Hostinger can automatically install WordPress and many other apps (Image credit: Hostinger)
Install WordPress took us to a straightforward WordPress installer. All the default settings were sensibly assigned, and after choosing an admin password we could set the system up with a click.
Auto Installer uses the same automated approach to install more than 100 popular apps, including Joomla, PrestaShop, OpenCart, phpBB and Drupal. We prefer Softaculous, the installer often provided by other hosts, but this one is perfectly adequate and will get your chosen apps installed at speed.
Zyro Builder is Hostinger’s website builder. This covers all the basics, with around 200 responsive templates, easy drag-and-drop customizations, and options to embed videos, maps, social media widgets and simple e-commerce features.
It’s not for advanced users – there’s no blogging platform, for instance – and design is more about mild tweaking of a template than building something new from scratch. But it’s capable of creating some quality sites, and there are no annoying restrictions on page numbers or site size to get in your way. (That’s very unusual for a free website builder in budget shared hosting.)
File Manager opens a browser-based file manager where you can upload your site. This is most useful for small static sites, but you could also use it to manually install more sophisticated apps, perhaps setting up custom databases and editing configuration files.
The Zone Editor is just one of the advanced tools in Hostinger’s control panel (Image credit: Hostinger)
Access Manager is an unusual extra tool which allows you to give others access to your Hostinger account, enabling them to work on creating or managing the site with you. You could do something similar by sharing your credentials with others, but this is much safer. Everyone gets their own login, and the people you invite don’t get full access to your account. They’re able to create or edit a website page, for instance, but by default they can’t buy a new product with your stored payment details, or change account details such as your registered email address.
If you don’t want to commit to this right now, you can skip it all and head straight for Hostinger’s well-designed cPanel-like site manager, where you’ll find tools for organizing domains, subdomains, databases, SSH access, emails, FTP accounts and more. There’s a lot of power here, and hosting first-timers might be a little intimidated, but start to explore and it quickly begins to make sense. Even novice users will be finding their way around the key features within a few minutes.
The support site is a little basic but it does have some useful guides (Image credit: Hostinger)
Everyone needs a helping hand sometimes, even experts, so it’s important for web hosts to have a good support system.
Clicking ‘Help’ on Hostinger’s Control Panel opens the service knowledgebase. This groups content by well-chosen topics (Setup & Install, Account & Billing, Hosting & Website, Privacy & Security, Domains, Emails) and has a search box to help you find whatever you need.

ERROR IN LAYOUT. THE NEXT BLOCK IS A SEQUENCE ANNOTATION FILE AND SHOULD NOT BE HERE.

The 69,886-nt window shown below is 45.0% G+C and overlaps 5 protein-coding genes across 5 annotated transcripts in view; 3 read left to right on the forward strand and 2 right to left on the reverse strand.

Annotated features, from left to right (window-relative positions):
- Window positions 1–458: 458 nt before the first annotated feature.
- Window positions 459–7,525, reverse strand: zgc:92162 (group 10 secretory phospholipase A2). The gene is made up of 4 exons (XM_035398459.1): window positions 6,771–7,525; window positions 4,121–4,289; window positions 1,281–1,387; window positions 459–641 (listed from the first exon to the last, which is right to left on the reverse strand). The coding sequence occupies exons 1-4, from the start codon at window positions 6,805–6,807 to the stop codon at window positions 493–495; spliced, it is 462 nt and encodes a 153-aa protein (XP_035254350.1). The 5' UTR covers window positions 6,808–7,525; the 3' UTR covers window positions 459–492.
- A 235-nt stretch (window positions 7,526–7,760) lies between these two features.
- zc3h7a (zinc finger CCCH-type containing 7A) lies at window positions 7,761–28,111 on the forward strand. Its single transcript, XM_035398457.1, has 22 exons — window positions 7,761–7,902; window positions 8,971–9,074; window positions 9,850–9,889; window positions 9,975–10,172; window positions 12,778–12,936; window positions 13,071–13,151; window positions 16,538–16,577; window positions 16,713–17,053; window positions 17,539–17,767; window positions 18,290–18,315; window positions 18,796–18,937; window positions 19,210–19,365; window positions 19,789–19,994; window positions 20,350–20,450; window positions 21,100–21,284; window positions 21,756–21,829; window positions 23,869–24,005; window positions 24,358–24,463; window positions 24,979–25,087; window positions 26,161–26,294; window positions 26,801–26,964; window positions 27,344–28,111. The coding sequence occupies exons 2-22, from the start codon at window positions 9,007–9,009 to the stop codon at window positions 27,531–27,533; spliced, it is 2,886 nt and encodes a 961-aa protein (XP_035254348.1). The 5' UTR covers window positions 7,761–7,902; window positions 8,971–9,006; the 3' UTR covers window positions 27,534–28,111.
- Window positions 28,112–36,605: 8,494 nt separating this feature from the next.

There’s not a lot of content displayed up-front, unfortunately. The various knowledgebase sections have only four or five articles listed, and even these don’t always cover the most common topics. (The highlighted Emails articles have nothing to do with creating or managing email accounts, for instance, and mostly cover setting up email accounts on various device platforms.)
Using Search gets you access to more articles, though, and they proved to be more useful. Searching for ‘permissions’ gave us advice on setting file and folder permissions, as well as referring to specific error messages (‘403 forbidden’). Entering ‘change PHP version’ immediately highlighted the correct cPanel module. The content of these articles is basic, but enough to point users in the right direction.
Hostinger has a big tutorials section with far more detailed articles: ‘How to Make a Website – the all-in-one Guide’, ‘How to Launch a WordPress website’, ‘How to back up your emails’, and more. These seem well-written and genuinely helpful, but, bizarrely, they can’t be located from the knowledgebase search box. Hostinger has a lengthy tutorial titled ’30 WordPress SEO Tips’, for example, but if you type ’30 WordPress SEO Tips’ in the Search box on the Help page, it won’t appear. You must go back to the control panel, click the Tutorials link and search again there.
Even when we reached the tutorials, some very basic searches returned disappointing results. As Hostinger sells Windows VPS hosting you’d expect one or two tutorials on configuring this, right? But when we searched for Windows VPS, the first articles were ‘Securing Ubuntu VPS with Linux Firewall’ and ‘How to List Users on Ubuntu Linux VPS.’
Still, if you can’t find what you need, support is available 24/7/365 via live chat and a ticket-based system. We submitted a query via live chat, and a helpful agent began providing a useful reply within a couple of minutes.
We used Uptime.com and Domain-tools’ website speed test to measure the performance of our Hostinger site (Image credit: Uptime.com)
We rounded off the review by using Uptime.com to monitor our test website from multiple locations around the world, logging response times and any downtime.
Our test site was hosted on Hostinger’s most basic shared hosting plan, but still managed a solid 100% uptime record over 10 weeks of monitoring.
Uptime.com recorded a response time range of 171ms to 1.73s, with an average of 382ms, over the last seven days of testing. Starter shared hosting plans typically manage 200-400ms with an average peak of 700-800ms, so Hostinger is clearly on the slow side when it comes to response times.
Page load times matter too, though, so we used Dotcom Tools’ Website Speed Test to measure our site performance from 16 locations around the US and Europe. This time the results were much better at 878ms, putting it in the top 25% of providers.
A mixed story, then, but keep in mind these are comparisons based on the cheapest shared hosting plan from each test provider. Some of those plans cost 5x to 10x the $0.99 you could pay with Hostinger, so on balance we think the company did reasonably well.
Hostinger’s starter accounts have some significant limits, but they’ll still work for some, and otherwise its products offer plenty of features and powerful cPanel-like site management for a very fair price.